In my recent article, I made the following point about the potential ability of the YPG to wreck any scheme to set up a rebel “safe zone” in this part of Syria:
North east Syria is a bitterly contested area in which the dominant force is not the rebels but the YPG. It does not look like a credible “safe zone” for the rebels or a credible launch area from which to launch attacks on Aleppo. On the contrary an attempt to create a rebel “safe zone” in this area would antagonise the YPG, and would restore the alliance between the Syrian government and the YPG to full working order, leading to constant fighting in the area of the so-called “safe zone” between the Syrian rebels and the YPG. That would surely defeat the whole purpose of the “safe zone”, rendering it unsafe and effectively worthless as a “safe zone”. Of course the Turkish military could try to garrison the area to defend whatever “safe zone” it created inside it. That would however require an incursion into Syria that went far deeper than the one to Jarablus, and which would risk the Turkish army becoming bogged down in a lengthy guerrilla war on Syrian territory with the YPG. I doubt Erdogan, the Turkish military or the U.S. would want that.
n his article discussing the Turkish incursion, Patrick Cockburn makes essentially the same point:
Turkey may be able to prevent the Kurds permanently extending their rule west of the Euphrates, but it would be a very different and more dangerous operation to attack the de facto Syrian Kurdish state, which has spread itself between the Euphrates and the Tigris rivers since the Syrian Army largely withdrew from the region in 2012.
Setting up a rebel “safe zone” inside Syria in the teeth of the opposition of the YPG is, however, what Erdogan and the Turks – backed by the U.S. – have now decided to do.
In recent days, there has been some renewed talk of Russia becoming bogged down in the war in Syria. In my opinion, the country that runs by far the greatest risk of getting bogged down in Syria is not Russia but Turkey, which already has to deal with an Islamist terrorist campaign and a Kurdish insurgency on its own territory – both in large part consequences of the war in Syria – and which cannot afford to add a war between the Turkish army and the potentially Russian backed YPG in Syria to its mounting problems. That, however, is what Turkey by its latest move now risks.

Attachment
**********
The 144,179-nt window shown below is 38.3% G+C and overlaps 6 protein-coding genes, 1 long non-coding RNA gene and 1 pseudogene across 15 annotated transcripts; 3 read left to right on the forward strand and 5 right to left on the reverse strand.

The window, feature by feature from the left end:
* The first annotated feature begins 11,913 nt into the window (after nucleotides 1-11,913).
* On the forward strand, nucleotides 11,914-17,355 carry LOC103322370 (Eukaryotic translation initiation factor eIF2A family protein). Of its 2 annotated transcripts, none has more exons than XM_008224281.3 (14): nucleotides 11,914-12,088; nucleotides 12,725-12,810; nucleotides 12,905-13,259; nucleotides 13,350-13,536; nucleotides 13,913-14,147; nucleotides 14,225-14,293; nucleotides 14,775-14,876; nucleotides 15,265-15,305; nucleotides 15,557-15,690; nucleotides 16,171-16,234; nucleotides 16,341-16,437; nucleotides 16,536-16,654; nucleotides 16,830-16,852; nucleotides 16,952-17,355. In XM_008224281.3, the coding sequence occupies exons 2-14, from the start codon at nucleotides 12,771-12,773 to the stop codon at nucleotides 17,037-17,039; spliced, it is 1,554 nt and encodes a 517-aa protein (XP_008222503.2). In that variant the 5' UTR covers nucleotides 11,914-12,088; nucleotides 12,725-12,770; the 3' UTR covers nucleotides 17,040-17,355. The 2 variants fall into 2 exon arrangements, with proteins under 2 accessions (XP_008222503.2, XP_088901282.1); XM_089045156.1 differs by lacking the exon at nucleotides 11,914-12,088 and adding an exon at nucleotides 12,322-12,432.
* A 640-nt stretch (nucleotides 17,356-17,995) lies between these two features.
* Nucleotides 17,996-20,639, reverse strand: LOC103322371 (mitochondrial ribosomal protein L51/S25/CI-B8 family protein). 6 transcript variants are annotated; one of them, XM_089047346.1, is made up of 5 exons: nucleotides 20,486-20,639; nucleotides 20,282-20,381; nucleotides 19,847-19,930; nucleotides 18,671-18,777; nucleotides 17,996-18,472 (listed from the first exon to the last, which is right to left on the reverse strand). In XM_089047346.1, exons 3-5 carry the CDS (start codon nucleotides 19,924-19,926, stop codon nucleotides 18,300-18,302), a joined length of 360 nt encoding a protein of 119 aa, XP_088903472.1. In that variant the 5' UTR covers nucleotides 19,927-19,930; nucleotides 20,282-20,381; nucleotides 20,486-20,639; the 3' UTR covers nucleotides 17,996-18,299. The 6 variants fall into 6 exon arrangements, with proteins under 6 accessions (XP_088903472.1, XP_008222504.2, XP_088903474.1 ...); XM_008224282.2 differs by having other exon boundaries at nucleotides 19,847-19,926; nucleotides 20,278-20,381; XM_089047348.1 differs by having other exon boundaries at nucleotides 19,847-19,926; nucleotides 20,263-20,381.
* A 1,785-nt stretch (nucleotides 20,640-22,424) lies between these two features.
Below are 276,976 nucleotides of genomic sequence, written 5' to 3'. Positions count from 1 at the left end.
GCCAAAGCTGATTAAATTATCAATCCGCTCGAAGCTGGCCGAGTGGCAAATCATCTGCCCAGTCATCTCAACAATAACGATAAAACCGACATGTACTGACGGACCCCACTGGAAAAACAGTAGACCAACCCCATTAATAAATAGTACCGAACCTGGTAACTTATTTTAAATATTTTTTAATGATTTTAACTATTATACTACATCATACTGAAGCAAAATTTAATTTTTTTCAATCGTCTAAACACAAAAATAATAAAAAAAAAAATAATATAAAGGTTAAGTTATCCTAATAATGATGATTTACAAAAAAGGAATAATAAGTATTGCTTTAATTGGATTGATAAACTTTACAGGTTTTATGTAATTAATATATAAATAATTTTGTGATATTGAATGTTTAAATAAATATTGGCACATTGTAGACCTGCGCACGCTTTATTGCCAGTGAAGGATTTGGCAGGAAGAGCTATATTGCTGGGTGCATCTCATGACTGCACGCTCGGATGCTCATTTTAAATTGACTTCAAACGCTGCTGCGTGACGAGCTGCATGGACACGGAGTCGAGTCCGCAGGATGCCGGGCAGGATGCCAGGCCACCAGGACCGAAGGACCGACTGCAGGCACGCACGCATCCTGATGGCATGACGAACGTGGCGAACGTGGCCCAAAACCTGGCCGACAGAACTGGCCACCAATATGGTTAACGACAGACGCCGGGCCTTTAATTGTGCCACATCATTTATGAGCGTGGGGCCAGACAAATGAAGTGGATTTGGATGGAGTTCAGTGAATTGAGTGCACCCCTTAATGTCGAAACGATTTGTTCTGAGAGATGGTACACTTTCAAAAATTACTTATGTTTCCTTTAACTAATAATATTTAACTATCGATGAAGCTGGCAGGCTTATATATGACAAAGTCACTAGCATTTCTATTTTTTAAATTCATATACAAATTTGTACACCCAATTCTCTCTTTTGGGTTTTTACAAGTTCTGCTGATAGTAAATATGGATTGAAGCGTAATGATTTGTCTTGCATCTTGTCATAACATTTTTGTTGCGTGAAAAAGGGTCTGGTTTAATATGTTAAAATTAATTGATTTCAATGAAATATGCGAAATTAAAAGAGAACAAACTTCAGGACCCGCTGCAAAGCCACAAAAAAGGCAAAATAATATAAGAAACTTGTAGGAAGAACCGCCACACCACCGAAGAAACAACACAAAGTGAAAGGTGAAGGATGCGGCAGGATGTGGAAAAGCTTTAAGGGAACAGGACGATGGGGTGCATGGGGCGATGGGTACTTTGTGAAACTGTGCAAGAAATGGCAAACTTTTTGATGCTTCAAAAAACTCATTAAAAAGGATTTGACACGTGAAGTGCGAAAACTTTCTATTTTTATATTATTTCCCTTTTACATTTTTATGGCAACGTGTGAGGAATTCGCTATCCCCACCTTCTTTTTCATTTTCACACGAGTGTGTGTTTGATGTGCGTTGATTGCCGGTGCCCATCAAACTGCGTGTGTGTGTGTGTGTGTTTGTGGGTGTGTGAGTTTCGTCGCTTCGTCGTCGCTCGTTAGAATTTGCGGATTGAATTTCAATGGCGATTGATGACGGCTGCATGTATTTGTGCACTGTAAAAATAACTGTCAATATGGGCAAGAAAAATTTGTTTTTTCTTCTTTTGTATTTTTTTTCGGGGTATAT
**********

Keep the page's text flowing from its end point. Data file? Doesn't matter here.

There remains the outstanding puzzle of U.S. policy. The U.S. actively encouraged the YPG to capture the town of Manbij – which lies west of the Euphrates – from ISIS, and provided heavy air support for the YPG operation to the capture Manbij. It is now demanding that the YPG withdraw from Manbij and from all areas west of the Euphrates, and is providing air support for a Turkish military operation that is at least in part targeted against the YPG. It is impossible to see any logic in these moves. As I said in my previous article:
It is impossible to see any coherent strategy here. Rather it looks as if CIA and military officials on the ground in Syria have been going their own way, encouraging the YPG to expand as fast as it can, heedless of the larger consequences. The political leadership in Washington, when it finally woke up to what was happening, then had to take disproportionate steps to bring the situation back under control.
Regardless of this, the Turkish move into Syria should bury once and for all any idea that Turkey is in the process of undertaking a geopolitical realignment away from the West and towards the Eurasian powers. Not only is Turkey still a U.S. and NATO ally, but it is now conducting an illegal military operation against Russian opposition in Syria with U.S. military support. That is not the action of a country in the process of carrying out a realignment and preparing to switch alliances from the West to Beijing and Moscow.
The Russians and the Turks are now talking to each other, which for several months they had stopped doing. The Kremlin’s summary of Friday’s conversation between Putin and Erdogan shows that they are still talking about improving their trade links and economic ties. However, as the Kommersant article shows, even that limited progress now appears to be in jeopardy as the two countries’ conflicting stances in the Syrian war once again threaten to pull them apart.
In other words, Turkey remains, as it has always been, an ally not of Russia and the Eurasian powers, but of the U.S. and the West, and its actions in Syria are a clear demonstration of that.
Related reading: Deadlock on Syria at Lavrov-Kerry talks in Geneva, by Alexander Mercouris, The Duran, Aug 28, 2016